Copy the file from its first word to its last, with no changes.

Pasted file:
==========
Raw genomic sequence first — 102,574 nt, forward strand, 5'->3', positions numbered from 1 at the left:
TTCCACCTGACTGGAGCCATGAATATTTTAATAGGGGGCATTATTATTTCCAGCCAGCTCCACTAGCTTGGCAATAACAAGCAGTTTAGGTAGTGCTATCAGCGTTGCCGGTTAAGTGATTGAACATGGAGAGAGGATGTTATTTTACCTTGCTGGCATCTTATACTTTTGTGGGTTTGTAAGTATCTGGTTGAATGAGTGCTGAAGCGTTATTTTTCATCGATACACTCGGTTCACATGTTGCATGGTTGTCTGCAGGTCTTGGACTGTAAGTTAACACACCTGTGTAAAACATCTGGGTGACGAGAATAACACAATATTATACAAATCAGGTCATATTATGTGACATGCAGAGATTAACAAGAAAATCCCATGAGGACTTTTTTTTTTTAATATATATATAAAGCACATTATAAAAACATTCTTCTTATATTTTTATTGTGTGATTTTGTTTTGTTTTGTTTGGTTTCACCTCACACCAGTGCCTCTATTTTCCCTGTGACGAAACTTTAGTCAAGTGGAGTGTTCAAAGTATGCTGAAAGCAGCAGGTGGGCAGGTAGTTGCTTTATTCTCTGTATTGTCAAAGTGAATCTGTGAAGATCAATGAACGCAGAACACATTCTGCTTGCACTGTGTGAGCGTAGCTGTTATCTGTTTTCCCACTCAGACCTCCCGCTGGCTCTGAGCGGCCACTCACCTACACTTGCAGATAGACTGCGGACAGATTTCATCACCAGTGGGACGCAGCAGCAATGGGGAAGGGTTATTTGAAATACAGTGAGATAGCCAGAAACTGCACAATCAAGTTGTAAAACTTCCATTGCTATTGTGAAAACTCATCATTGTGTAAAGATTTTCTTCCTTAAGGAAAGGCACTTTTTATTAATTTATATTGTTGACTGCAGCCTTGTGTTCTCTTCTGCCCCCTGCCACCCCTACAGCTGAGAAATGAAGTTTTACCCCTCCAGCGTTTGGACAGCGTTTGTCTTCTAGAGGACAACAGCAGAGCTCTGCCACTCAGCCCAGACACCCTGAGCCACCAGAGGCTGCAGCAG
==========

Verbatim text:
Raw genomic sequence first — 102,574 nt, forward strand, 5'->3', positions numbered from 1 at the left:
TTCCACCTGACTGGAGCCATGAATATTTTAATAGGGGGCATTATTATTTCCAGCCAGCTCCACTAGCTTGGCAATAACAAGCAGTTTAGGTAGTGCTATCAGCGTTGCCGGTTAAGTGATTGAACATGGAGAGAGGATGTTATTTTACCTTGCTGGCATCTTATACTTTTGTGGGTTTGTAAGTATCTGGTTGAATGAGTGCTGAAGCGTTATTTTTCATCGATACACTCGGTTCACATGTTGCATGGTTGTCTGCAGGTCTTGGACTGTAAGTTAACACACCTGTGTAAAACATCTGGGTGACGAGAATAACACAATATTATACAAATCAGGTCATATTATGTGACATGCAGAGATTAACAAGAAAATCCCATGAGGACTTTTTTTTTTTAATATATATATAAAGCACATTATAAAAACATTCTTCTTATATTTTTATTGTGTGATTTTGTTTTGTTTTGTTTGGTTTCACCTCACACCAGTGCCTCTATTTTCCCTGTGACGAAACTTTAGTCAAGTGGAGTGTTCAAAGTATGCTGAAAGCAGCAGGTGGGCAGGTAGTTGCTTTATTCTCTGTATTGTCAAAGTGAATCTGTGAAGATCAATGAACGCAGAACACATTCTGCTTGCACTGTGTGAGCGTAGCTGTTATCTGTTTTCCCACTCAGACCTCCCGCTGGCTCTGAGCGGCCACTCACCTACACTTGCAGATAGACTGCGGACAGATTTCATCACCAGTGGGACGCAGCAGCAATGGGGAAGGGTTATTTGAAATACAGTGAGATAGCCAGAAACTGCACAATCAAGTTGTAAAACTTCCATTGCTATTGTGAAAACTCATCATTGTGTAAAGATTTTCTTCCTTAAGGAAAGGCACTTTTTATTAATTTATATTGTTGACTGCAGCCTTGTGTTCTCTTCTGCCCCCTGCCACCCCTACAGCTGAGAAATGAAGTTTTACCCCTCCAGCGTTTGGACAGCGTTTGTCTTCTAGAGGACAACAGCAGAGCTCTGCCACTCAGCCCAGACACCCTGAGCCACCAGAGGCTGCAGCAG